Accommodation in Kyoto

Updated 2024-02-28 10:55

Looking to live in the ancient capital of Japan? Kyoto is an emblematic city known all over the world. It is also a prefecture that preserves some of its localities from tourist invasion. In fact, there is a difference between Kyoto for tourists and Kyoto for residents. The Japanese are the first to be surprised. Is it cool to live in the former imperial capital? What about other areas of the prefecture? Here is a practical guide on how to find a place to live in Kyoto.

Kyoto: the prefecture or the city?

Throughout this article, we will focus on Kyoto Prefecture. Its population was 2,533,821 as of Jan 1, 2024. The prefecture is divided into 26 municipalities, comprising 15 cities, 10 towns, and one village, from Kyotango in the North to Soraku in the extreme South. 

Kyoto, the capital, is the largest city in the prefecture, with 1,441,419 inhabitants as of Jan 1, 2024. It is also the most touristy city, visited by millions of Japanese and foreign visitors. If COVID halted the tourism craze, the reopening of the Japanese borders is gradually reviving the sector. This is good news for the tourism industry, but it is also bad news for the inhabitants, who sometimes feel overwhelmed by the flow of visitors.

The other major cities of Kyoto Prefecture 

The other big cities of the prefecture have much fewer inhabitants than Kyoto. The second big city, Uji, is located South of the prefecture and has 175,370 inhabitants. The third city, Kameoka, counts 85,002 people West of the capital. Nagaokakyo, with 81,865 inhabitants, is situated Southwest of the capital. 

Many inhabitants choose to settle in cities close to Kyoto, but some even go to live in the neighboring prefectures. The coastal city of Otsu, east of the capital, is in Shiga Prefecture. On the other side is Osaka's prefecture, with the cities of Shimamoto, Takatsuki, and Hirakata. 

The smaller towns and villages in Kyoto

Others choose to remain in the prefecture but stay in small towns and villages and enjoy the countryside. They decide to rent or buy a house in places like Ujitawara, where there are 8,575 inhabitants or in Ide, where 7,105 people live; in Wazuka, with 3,197 residents; in Minamiyamashiro with 2,235 residents; in Ine, the smallest town with 1,789 residents or even in Kasagi which has a population of 996.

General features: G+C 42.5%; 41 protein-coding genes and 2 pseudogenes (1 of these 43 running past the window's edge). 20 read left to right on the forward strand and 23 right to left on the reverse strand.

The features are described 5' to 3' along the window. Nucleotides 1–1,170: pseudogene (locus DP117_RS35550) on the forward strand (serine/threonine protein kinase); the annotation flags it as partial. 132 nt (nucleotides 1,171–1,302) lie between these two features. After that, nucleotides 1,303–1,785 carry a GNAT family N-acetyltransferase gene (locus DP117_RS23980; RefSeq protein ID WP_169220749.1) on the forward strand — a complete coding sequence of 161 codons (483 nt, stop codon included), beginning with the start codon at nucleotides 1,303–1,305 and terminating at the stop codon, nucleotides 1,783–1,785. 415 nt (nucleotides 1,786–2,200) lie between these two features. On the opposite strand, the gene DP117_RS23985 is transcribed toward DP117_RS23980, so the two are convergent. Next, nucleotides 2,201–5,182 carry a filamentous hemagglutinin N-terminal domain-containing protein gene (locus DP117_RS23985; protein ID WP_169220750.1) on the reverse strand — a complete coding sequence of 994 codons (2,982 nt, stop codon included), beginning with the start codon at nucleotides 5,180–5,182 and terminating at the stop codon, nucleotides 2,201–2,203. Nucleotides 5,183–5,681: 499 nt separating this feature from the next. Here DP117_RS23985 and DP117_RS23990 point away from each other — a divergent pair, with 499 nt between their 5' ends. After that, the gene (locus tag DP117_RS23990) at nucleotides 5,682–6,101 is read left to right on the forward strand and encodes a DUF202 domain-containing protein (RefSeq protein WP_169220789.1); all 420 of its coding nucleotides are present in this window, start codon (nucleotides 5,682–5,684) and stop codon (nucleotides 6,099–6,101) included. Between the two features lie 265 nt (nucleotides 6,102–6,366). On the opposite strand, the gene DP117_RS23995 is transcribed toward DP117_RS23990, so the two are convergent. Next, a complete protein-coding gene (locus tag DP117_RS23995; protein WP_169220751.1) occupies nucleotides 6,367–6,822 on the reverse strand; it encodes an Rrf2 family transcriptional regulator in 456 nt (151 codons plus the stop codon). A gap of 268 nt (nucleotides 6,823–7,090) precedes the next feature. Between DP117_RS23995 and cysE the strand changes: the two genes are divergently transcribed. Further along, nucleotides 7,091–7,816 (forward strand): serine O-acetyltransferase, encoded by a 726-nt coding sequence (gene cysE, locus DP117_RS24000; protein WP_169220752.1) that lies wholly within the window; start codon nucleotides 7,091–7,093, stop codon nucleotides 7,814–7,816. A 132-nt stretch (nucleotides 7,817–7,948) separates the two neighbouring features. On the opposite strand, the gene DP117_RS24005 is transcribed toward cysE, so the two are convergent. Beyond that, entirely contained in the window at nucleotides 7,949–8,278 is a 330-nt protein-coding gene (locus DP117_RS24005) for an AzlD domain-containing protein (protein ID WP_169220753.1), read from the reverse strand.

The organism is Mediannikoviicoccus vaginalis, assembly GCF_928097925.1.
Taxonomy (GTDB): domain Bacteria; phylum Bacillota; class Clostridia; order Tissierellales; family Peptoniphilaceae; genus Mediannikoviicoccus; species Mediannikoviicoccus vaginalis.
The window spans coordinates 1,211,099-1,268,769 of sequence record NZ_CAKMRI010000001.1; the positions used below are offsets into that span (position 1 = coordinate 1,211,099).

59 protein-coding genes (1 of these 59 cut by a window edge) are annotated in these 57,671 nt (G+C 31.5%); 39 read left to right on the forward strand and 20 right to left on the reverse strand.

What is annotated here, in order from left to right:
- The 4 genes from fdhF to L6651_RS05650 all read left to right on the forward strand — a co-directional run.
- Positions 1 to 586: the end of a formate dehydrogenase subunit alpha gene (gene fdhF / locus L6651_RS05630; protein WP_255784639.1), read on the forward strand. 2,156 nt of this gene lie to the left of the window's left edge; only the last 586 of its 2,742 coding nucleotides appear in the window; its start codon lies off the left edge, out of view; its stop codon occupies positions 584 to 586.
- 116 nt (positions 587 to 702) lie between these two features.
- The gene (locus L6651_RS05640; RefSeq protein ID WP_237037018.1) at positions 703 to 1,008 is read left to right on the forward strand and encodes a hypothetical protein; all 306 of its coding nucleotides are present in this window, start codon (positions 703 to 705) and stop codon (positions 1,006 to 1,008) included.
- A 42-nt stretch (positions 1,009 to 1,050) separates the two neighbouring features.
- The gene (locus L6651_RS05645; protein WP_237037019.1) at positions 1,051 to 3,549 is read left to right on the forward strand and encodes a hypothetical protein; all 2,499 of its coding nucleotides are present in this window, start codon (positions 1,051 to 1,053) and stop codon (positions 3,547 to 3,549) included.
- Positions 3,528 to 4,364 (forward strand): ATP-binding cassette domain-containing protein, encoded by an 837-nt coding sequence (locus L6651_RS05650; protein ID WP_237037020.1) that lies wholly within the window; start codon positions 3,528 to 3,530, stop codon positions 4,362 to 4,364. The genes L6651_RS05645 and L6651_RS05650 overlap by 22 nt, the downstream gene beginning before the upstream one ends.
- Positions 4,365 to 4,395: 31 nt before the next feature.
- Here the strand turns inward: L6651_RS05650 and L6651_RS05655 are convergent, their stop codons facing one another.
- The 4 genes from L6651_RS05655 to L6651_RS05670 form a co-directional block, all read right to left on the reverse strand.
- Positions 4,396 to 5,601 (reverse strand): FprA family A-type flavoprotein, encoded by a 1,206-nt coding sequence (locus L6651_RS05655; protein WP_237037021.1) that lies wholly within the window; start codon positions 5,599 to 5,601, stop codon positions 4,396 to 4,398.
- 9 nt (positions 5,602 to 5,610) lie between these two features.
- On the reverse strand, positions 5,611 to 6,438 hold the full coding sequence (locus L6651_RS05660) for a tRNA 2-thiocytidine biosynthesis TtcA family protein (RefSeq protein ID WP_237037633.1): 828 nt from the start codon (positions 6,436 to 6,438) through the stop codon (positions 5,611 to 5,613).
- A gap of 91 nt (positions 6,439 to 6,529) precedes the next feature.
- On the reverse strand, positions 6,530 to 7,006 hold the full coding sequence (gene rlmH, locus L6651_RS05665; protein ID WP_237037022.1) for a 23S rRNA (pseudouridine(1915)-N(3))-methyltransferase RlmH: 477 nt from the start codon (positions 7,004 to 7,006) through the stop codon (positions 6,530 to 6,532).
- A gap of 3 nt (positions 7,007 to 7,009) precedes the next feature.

The advantages are found both in the quality of life and the daily cost of living. In these small towns, one can enjoy the quietness that one cannot find in the city center of Kyoto. Housing is cheaper, as well as food (Source: Kyoto prefecture estimated population).

Districts of Kyoto City 

The capital city is divided into 11 wards ("ku"s in Japanese). As of Jan 1, 2024, the most populated is the small Fushimi-ku, in the South, with 271,946 inhabitants. Then you have Ukyo-ku, much bigger than Fushimi since it stretches from Northwest to Southwest but counts 199,303 inhabitants. 

Sakyo-ku is the third most populated district, with 164,297 inhabitants. The district extends from northeast to southeast. The 4th most populated is Nishikyo-ku, South of Ukyo-ku, with a population of 144,813. The other districts, Yamashina, Nakagyo, Kita, Minami, Kamigyo, Shimogyo, and Higashiyama have a population between about 33,000 and 131,000 (source: Kyoto prefecture estimated population).

Kyoto is a student city 

By October 2023, people in their 40s, 50s, and older comprise a significant portion of Kyoto's population with 886,849 inhabitants, making up 61.44% of the city's population. There are 186,872 people in their 40s; 207,772 in their 50s; and a little more than 300,000 people between 70 and 89 years old. 

However, the youth are very well represented, with 121,668 teens aged 10 to 19. Young adults aged 20 to 29 are almost 196,273, and the number of people in their thirties is 149,132 (source: Kyoto city estimated population by age).

Kyoto attracts young people because of its vibrant student life. Many, indeed, choose to study in the ancient imperial city. This is something to consider if you want to move to Kyoto, especially if you are moving with your family or plan to start one.